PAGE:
I have had the pleasure, nay, honor of being able to review the book Hunting Witches by our very own Jeffery X Martin. This “non-vel”, as he calls it, took many months of work, blood, sweat, and alcohol to construct, and it is more than worth the wait since the last installment of the happenings in Elders Keep. The Elders Keep anthology began as a series of short stories, released individually on Amazon, and can now be acquired in the form of Black Friday, which includes the stories that started it all: “Be Sweet,” “Mouth,” and “Candy.” “Mouth” personally had me cringing, which is not easily accomplished from words on a screen or paper. You can bet, I will be giving that book another read just to fit everything together again.
Photo by Shelby Fenlon
We get a lot of music press releases at Popshifter and sometimes it’s a slog to sift through them, always hoping to have our ears dazzled by a new band but frequently being disappointed.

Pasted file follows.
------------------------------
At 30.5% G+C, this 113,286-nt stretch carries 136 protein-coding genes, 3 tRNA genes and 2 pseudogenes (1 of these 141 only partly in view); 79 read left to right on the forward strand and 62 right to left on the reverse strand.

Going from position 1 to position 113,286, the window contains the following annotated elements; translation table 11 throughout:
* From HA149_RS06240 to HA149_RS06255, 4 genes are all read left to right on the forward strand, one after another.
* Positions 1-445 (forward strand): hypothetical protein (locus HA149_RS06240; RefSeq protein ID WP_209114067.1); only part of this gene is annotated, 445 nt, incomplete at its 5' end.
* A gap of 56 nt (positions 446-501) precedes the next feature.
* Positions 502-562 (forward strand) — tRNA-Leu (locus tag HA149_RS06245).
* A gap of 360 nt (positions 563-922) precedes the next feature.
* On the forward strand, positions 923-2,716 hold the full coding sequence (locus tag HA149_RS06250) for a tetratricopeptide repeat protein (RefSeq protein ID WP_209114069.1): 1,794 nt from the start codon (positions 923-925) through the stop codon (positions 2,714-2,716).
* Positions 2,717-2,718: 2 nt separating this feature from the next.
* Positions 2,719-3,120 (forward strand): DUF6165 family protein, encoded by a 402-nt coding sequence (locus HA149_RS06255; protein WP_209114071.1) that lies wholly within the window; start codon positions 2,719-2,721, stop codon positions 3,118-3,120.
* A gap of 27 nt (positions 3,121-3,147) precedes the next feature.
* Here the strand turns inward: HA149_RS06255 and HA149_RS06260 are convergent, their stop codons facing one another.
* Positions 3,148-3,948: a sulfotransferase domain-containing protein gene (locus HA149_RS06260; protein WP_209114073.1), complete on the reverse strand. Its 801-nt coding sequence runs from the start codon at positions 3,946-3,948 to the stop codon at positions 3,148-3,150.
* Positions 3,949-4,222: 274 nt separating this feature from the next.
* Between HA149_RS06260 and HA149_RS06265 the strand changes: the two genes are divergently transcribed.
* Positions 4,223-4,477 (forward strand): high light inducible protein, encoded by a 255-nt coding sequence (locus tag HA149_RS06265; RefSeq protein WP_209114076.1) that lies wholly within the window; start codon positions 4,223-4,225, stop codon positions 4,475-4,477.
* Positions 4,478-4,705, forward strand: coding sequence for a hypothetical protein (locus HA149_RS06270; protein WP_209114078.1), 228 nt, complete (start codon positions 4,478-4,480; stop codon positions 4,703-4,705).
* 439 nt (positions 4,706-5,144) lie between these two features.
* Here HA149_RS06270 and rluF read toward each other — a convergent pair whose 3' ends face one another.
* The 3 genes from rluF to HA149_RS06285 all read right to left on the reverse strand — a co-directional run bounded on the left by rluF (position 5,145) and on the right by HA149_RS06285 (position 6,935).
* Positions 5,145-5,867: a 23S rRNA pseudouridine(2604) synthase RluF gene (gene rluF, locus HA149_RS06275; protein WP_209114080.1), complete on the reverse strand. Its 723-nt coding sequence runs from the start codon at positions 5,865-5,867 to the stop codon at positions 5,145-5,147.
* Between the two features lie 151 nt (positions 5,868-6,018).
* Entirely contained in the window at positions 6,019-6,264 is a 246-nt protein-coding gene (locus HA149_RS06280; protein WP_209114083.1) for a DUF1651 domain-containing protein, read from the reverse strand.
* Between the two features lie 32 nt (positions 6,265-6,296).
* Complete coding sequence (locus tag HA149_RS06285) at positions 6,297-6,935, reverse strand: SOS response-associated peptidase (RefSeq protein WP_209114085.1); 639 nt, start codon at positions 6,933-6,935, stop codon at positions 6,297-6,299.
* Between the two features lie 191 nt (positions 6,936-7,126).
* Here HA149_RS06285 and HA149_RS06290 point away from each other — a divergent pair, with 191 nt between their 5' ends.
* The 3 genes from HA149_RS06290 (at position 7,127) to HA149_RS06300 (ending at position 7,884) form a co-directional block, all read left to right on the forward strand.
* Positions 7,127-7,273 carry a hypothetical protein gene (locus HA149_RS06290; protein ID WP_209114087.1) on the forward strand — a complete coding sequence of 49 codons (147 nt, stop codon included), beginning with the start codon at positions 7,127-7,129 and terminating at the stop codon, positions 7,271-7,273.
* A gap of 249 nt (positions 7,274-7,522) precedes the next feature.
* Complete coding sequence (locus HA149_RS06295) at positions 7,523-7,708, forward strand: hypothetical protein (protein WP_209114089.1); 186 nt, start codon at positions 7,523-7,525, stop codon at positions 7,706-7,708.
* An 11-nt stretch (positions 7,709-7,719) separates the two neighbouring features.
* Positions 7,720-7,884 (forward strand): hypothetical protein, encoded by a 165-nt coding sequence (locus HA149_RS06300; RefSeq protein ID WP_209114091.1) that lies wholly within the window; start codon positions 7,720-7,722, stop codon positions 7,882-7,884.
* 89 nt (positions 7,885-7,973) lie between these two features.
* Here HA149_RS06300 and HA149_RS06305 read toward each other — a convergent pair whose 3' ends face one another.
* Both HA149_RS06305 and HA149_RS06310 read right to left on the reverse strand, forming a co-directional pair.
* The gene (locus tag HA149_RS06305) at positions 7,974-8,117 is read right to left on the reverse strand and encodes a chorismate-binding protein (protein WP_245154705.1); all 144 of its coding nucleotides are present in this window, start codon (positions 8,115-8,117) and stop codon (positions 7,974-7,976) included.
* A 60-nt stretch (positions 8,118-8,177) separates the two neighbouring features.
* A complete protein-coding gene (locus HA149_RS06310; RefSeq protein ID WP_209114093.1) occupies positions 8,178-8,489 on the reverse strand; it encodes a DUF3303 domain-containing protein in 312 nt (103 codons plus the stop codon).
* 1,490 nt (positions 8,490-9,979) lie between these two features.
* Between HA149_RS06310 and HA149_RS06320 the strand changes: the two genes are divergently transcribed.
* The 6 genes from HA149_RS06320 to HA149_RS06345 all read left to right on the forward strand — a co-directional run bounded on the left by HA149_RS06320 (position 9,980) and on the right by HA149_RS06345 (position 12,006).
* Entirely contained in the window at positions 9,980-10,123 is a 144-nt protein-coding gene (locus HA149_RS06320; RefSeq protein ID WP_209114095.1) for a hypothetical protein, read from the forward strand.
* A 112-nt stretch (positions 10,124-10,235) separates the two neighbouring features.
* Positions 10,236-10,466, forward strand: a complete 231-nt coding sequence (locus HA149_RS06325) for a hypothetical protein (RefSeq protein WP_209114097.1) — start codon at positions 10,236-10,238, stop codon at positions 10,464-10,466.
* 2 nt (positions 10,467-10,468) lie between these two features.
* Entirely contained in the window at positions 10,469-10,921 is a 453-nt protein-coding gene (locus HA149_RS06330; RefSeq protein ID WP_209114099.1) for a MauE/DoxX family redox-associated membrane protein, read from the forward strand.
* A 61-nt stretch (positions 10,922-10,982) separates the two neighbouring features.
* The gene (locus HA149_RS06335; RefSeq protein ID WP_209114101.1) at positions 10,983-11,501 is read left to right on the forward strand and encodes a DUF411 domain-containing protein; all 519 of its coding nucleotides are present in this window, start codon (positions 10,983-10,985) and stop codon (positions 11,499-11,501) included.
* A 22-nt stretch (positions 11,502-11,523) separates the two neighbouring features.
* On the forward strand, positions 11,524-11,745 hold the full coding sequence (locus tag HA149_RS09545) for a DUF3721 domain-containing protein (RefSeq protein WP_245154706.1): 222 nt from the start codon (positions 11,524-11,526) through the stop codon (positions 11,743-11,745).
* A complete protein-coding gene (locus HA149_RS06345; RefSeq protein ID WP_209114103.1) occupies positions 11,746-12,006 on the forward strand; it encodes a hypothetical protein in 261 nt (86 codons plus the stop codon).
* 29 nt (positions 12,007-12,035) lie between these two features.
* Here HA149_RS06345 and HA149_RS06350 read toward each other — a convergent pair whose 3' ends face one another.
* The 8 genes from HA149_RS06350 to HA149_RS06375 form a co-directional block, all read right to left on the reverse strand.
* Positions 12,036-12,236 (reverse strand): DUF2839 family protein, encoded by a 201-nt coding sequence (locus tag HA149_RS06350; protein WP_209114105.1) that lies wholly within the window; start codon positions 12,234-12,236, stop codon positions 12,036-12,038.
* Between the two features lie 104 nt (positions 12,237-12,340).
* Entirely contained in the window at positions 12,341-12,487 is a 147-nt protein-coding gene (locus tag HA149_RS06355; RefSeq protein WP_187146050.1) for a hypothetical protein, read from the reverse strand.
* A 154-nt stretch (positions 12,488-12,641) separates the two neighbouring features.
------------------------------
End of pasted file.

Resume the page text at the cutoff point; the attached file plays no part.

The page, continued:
This is not the case with Toronto, Ontario’s Vallens, the brainchild of guitarist, singer, and songwriter Robyn Phillips. Vallens makes the kind of music that makes you sit up and take notice. The title of Vallens’ stunning debut album is Consent, a word with a lot of connotations—especially for women. Thankfully, the songs don’t shy away from such emotionally charged issues but explore them. Musically and lyrically, Consent is moody, mysterious, and captivating… and definitely deserves your attention.